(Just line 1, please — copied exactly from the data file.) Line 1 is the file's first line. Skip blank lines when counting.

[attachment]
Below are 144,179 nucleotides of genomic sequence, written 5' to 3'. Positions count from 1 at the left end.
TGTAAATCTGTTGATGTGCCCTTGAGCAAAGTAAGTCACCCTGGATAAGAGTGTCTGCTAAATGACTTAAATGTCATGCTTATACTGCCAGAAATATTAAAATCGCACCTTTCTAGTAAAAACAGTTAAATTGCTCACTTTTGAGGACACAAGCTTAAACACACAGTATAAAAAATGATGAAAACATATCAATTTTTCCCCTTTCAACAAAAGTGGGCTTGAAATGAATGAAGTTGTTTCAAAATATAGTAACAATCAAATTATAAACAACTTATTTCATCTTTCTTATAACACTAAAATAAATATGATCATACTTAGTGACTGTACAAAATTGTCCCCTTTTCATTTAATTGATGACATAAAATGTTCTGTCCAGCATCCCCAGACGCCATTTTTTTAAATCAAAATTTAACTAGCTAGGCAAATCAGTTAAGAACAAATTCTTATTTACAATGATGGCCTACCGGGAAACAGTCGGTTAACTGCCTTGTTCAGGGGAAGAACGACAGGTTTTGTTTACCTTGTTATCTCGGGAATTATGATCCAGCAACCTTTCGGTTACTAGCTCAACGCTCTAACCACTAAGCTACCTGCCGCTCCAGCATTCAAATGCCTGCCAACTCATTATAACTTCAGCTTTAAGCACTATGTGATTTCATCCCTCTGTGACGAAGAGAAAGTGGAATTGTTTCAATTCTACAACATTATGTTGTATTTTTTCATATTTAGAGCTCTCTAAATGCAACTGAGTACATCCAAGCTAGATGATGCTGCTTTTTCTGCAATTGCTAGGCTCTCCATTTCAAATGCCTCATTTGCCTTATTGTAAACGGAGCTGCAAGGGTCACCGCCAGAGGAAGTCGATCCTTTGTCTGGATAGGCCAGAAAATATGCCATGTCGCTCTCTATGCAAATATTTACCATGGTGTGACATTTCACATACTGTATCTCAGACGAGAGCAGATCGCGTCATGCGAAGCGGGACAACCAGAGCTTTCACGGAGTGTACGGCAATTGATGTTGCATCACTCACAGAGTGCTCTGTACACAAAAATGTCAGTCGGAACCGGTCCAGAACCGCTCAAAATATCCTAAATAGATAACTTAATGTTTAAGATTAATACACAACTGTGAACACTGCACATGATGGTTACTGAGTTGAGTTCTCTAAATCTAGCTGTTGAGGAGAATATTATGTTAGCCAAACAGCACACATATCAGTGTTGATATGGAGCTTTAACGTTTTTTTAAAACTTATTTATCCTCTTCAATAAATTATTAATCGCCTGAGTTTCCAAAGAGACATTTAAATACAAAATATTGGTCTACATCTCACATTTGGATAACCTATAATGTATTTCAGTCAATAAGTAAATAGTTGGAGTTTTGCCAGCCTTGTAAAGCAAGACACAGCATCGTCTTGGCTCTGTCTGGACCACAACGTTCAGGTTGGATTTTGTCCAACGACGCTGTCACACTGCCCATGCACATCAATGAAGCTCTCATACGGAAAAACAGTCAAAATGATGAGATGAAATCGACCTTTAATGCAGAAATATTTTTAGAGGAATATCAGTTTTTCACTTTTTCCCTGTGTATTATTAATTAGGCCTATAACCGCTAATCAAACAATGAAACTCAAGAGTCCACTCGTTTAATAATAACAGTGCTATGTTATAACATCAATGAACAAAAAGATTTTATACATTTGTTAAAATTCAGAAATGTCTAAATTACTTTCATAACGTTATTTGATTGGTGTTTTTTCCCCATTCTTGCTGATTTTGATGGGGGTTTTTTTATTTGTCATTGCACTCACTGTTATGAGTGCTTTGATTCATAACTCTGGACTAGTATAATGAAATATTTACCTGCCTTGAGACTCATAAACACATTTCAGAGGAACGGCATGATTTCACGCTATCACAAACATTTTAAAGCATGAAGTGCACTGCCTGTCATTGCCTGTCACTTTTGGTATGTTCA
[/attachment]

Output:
Below are 144,179 nucleotides of genomic sequence, written 5' to 3'. Positions count from 1 at the left end.